Thu | Aug 17, 2017

New Argentine president assumes power, promises many changes

Published:Friday | December 11, 2015 | 12:00 AM

New Argentine president assumes power, promises many changes

After 12 years of often divisive rule and heavy spending on social welfare programmes, Argentina's president-elect promises to usher in an era of more civil discourse and roll back much of the spending that many economists say has brought the South American nation to the brink of crisis.

President Mauricio Macri was sworn in Thursday after defeating the chosen successor of outgoing President Cristina Fern·ndez during last month's election. Macri ran on free-market ideas, promising to overhaul a struggling economy and be a leader "who listens more and talks less," a clear dig at Fern·ndez, who frequently blasted opponents during hours-long speeches.

Fern·ndez, and before her late husband and predecessor, Nestor Kirchner, dominated Argentina's political landscape for the last 12 years. The power couple sharply increased spending on social welfare programmes while raising tariffs in attempts to protect local industries and aligning the country with leftist leaders like late Venezuelan President Hugo Ch·vez and Bolivian President Evo Morales.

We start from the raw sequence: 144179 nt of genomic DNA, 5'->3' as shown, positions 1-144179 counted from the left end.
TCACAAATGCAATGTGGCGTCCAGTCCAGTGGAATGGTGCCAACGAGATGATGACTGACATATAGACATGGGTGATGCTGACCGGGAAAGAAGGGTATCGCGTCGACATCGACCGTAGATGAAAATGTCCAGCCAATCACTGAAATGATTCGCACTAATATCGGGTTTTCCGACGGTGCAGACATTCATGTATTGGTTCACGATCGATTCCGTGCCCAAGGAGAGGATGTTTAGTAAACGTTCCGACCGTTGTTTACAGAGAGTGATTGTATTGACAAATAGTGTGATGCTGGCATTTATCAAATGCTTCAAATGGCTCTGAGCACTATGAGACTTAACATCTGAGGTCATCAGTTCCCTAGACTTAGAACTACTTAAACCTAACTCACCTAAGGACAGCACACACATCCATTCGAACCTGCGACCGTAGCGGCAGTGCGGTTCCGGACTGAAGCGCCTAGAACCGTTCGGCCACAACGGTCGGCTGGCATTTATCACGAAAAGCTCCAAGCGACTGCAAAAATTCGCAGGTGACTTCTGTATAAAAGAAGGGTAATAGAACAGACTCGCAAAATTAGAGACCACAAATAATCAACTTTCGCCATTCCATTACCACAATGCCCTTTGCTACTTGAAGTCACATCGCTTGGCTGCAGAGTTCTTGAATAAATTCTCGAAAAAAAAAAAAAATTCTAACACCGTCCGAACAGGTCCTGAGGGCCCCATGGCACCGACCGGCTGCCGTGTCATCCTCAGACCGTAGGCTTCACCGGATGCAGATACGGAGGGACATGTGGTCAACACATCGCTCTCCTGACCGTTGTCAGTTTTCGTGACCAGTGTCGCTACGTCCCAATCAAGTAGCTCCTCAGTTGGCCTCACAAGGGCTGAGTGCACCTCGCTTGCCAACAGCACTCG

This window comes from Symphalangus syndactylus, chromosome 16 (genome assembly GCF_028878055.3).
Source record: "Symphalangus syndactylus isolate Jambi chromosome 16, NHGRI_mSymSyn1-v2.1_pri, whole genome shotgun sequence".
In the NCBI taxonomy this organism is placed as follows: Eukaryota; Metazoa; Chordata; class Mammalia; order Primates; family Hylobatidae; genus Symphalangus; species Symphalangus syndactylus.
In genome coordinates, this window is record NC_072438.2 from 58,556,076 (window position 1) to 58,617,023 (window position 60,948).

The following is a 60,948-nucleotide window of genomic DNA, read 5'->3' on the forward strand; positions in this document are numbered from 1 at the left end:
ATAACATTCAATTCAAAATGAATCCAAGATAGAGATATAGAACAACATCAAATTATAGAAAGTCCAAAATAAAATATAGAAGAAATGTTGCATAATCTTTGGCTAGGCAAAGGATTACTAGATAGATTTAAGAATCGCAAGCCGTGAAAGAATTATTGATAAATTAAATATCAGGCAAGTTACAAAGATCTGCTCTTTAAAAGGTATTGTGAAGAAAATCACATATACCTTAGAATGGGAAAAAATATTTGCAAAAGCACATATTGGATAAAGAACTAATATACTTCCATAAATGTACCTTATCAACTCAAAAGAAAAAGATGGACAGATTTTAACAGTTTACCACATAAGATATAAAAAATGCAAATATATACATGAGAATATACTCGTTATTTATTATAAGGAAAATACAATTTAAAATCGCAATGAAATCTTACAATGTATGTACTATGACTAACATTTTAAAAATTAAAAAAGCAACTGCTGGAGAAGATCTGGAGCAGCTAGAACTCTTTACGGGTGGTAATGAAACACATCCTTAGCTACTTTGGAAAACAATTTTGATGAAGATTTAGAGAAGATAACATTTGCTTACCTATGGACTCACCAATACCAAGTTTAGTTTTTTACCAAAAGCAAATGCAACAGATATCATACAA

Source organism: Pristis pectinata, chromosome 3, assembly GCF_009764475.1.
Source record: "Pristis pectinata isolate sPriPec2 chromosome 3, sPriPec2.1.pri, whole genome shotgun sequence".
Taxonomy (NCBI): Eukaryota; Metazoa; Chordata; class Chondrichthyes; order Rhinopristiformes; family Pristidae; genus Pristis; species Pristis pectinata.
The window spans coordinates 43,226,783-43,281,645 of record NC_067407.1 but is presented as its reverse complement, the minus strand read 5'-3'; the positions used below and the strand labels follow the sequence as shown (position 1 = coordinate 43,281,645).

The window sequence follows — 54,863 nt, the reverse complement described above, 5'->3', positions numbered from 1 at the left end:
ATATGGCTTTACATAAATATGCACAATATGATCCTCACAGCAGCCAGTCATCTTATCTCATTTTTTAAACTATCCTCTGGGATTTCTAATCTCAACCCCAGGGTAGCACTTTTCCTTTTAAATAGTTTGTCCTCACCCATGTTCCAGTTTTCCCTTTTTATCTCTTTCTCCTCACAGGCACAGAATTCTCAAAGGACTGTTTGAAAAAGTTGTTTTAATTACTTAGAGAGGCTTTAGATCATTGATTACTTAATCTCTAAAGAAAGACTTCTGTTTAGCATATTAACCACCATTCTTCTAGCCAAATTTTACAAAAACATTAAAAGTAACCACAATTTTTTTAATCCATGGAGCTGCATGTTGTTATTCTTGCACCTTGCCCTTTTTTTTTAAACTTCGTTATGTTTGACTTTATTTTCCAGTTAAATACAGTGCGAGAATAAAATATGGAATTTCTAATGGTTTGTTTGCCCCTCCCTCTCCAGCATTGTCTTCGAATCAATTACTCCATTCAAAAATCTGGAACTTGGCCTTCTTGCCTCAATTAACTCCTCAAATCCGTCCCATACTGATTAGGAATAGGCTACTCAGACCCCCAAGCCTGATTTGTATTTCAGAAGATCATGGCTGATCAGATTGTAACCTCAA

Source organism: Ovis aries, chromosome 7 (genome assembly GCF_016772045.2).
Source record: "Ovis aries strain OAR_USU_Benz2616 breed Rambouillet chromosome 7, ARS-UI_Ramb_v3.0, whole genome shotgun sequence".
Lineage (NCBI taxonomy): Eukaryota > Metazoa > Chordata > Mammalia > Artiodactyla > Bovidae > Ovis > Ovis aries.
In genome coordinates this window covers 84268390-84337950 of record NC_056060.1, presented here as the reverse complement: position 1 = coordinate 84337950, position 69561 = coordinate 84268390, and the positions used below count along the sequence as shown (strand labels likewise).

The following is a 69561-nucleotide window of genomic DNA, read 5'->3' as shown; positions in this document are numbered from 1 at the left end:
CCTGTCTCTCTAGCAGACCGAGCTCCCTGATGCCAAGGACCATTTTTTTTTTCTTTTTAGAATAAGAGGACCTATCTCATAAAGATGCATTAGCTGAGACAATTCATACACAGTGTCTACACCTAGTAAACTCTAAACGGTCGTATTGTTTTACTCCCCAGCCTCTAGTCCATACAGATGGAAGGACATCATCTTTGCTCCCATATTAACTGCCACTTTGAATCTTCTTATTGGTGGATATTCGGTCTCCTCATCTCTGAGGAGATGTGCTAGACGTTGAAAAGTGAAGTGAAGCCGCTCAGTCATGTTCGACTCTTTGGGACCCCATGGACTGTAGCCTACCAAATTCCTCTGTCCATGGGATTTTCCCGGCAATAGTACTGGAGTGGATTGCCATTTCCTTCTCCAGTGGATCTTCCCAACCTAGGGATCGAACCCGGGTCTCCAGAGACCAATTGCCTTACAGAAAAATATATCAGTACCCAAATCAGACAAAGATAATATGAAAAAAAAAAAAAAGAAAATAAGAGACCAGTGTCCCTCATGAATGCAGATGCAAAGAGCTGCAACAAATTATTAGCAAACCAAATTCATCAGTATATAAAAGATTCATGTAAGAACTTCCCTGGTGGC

Macri has promised to undo many of those policies and improve relations with the United States. While his election victory represented a seismic change in Argentine politics, enacting his reforms will prove difficult.

He inherits myriad problems: Inflation around 30 per cent, dangerously low foreign reserves for the third-largest economy in Latin America and a long-time spat with a group of creditors in the United States that has kept Argentina on the margins of international credit markets.

Macri will also be wedged in by campaign promises to lift restrictions on buying US dollars, and thus eliminate a booming black market that has made it difficult for local businesses to operate. The lifting of restrictions will likely lead to a devaluation of the Argentine peso, a scary proposition in a country that defaulted on US$100 billion in debt during a 2001-2002 financial crisis which plunged half the country into poverty.

Macri will have to manoeuvre without ruling majorities in either chamber. However, his party will control both the city of Buenos Aires and the vast Buenos Aires province, where 40 per cent of the country's 41 million people live. He will also have to work to win over a polarised electorate and Fern·ndez has made clear she will be a stiff opposition opponent.

In recent weeks, Fern·ndez rushed dozens of bills through Congress, appointed ambassadors and many other public workers and cut some taxes on the provinces, which will all make Macri's initial months more difficult.

- AP